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In Memoriam: A Tribute to the Writers Who Passed Away in 2015

2015 marked the passing of some of the greatest literary giants of our time.

Worldwide readers mourned the death of André Brink, Terry Pratchett and Jackie Collins, who led the charge for decades in their respective genres.

We also said goodbye to Zimbabwean writer, poet and essayist Chenjerai Hove; adventurer Mike Lundy; the most-read author in Afrikaans, Ena Murray; beloved Afrikaans poet TT Cloete; Exclusive Books founder Philip Joseph; the first South African to grace the cover of Vogue, Nelle Dreyer; and advocate for Afrikaans Pieter Kapp.

More recently we also said goodbye to Lauretta Ngcobo, Chris Barnard and Mark Behr, whose contributions to literature were unsurpassable.

The international community mourned the loss of Assia Djebar, Günter Wilhelm Grass, Hans van de Waarsenburg, Stephen Ellis and Henning Mankell.

Here is a roundup of the articles Books LIVE published following the news of their passing:

André P BrinkPhilidaCelebrated novelist André Brink passed away in February, at the age of 79.

Brink passed away while returning from Belgium, where he had been awarded an honorary doctorate from the Belgian Francophone Université catholique de Louvain (UCL).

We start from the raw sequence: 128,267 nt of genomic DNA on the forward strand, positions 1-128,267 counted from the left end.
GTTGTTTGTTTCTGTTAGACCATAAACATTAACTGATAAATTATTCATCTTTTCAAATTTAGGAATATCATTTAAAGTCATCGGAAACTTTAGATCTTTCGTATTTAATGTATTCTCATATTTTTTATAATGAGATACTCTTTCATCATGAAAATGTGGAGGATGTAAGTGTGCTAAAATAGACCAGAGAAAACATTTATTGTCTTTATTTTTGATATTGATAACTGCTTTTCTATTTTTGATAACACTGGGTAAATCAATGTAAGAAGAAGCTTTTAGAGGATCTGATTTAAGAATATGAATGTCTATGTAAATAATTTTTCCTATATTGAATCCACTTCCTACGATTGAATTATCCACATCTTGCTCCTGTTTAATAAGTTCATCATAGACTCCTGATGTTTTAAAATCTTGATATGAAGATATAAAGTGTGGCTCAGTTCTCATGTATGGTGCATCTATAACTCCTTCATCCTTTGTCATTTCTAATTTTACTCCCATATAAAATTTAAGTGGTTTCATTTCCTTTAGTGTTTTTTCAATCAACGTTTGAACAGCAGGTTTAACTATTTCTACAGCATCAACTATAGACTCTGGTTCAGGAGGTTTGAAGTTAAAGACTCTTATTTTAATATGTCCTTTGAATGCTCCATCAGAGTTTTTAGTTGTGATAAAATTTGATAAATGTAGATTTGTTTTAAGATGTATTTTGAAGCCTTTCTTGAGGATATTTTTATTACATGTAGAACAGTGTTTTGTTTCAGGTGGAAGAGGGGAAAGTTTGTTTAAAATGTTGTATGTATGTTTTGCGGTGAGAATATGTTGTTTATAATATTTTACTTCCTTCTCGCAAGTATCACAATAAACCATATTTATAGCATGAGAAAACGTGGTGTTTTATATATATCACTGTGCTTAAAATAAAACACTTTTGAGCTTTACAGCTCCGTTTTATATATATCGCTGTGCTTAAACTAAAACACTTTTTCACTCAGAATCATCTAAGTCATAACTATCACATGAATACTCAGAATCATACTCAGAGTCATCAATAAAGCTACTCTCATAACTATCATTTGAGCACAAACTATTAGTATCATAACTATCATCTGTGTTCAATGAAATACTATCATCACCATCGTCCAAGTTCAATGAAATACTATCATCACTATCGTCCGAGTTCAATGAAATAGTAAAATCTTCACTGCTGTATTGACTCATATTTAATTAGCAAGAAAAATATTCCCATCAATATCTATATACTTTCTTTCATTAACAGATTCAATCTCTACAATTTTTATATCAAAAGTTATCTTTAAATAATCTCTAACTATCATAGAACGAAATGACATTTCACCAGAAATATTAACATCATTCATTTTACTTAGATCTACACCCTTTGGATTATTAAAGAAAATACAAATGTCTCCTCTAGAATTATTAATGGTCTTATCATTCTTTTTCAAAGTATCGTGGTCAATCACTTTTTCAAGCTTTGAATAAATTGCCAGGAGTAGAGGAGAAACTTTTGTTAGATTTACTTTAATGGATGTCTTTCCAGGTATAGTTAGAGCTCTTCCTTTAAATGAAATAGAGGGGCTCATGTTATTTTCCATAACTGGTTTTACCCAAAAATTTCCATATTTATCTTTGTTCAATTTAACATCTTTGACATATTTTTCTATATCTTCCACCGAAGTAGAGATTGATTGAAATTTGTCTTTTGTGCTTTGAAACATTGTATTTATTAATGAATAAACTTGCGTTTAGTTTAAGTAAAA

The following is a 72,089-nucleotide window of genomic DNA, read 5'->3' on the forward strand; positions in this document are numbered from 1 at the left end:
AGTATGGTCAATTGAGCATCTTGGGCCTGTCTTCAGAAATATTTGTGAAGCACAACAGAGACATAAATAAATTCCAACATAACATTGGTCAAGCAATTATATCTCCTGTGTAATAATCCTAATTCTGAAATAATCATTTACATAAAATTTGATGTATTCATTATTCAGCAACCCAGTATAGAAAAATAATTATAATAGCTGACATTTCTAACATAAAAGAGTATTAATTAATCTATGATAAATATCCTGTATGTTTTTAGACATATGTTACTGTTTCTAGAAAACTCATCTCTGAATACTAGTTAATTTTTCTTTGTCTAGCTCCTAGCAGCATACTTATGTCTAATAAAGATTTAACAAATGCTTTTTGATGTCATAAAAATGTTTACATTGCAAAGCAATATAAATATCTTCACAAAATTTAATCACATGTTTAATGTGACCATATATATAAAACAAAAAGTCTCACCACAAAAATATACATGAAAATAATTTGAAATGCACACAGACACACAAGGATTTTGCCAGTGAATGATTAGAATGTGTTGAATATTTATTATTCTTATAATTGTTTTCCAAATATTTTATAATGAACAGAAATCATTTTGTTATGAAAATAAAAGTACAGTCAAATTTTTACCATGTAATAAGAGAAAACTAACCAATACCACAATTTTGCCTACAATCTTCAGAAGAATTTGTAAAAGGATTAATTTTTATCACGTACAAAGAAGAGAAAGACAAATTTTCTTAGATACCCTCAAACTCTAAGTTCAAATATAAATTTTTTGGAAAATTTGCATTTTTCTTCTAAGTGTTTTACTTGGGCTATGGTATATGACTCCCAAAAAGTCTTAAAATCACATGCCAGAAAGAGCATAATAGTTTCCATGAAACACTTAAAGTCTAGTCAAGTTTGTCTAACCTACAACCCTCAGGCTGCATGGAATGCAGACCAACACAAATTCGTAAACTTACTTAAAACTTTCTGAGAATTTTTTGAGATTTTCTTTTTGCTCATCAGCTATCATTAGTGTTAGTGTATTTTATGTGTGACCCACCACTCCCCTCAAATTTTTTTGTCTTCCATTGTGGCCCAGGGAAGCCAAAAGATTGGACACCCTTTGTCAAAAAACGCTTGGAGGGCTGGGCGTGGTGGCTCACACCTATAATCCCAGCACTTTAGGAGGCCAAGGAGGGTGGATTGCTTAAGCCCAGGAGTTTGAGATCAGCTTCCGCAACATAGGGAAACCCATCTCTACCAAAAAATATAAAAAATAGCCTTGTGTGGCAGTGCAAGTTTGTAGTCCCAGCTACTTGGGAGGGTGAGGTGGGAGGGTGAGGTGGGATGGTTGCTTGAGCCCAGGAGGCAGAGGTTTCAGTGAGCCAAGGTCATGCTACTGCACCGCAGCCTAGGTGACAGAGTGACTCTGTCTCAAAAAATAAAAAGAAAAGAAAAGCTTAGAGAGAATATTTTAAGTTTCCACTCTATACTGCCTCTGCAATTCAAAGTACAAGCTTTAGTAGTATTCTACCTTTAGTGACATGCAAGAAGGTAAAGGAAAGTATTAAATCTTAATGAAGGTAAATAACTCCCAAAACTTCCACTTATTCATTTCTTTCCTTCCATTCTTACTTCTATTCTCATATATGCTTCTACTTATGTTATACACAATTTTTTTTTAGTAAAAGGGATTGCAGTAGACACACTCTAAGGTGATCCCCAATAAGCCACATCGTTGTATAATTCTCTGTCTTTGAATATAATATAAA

Brink was born on 29 May, 1935, in Vrede in the Free State. He matriculated in 1952 at the Lyndenburg High School, becoming only the second student in the then-Transvaal to achieve seven distinctions. He earned a BA at Potchefstroom University, and MA degrees in English (1958) and Afrikaans (1959), which he was awarded cum laude.

  • Memories of Andre Brink

  • Andre Brink: Literary Giant, Social Activist and Teacher

  • A Giant of Literature: Mongane Wally Serote Pays Tribute to Andre Brink
  • Mmusi Maimane Remembers Andre Brink’s Legacy During the Debate on the State of the Nation

  • A Collection of Writing on Andre Brink: “The Restless Conscience of His People”

  • “Andre Brink is Not Dead” – Breyten Breytenbach’s Emotive Tribute from the Public Memorial at UCT

  • “Barkis is Willin’”: Andre Brink, 1935-2015

  • 21 Quotations to Remember Andre Brink, Who Would Have Turned 80 Today

    nullWomen of Algiers in Their ApartmentThe Tongue's Blood Does Not Run DryAssia Djebar, the celebrated Algerian novelist, passed away in February.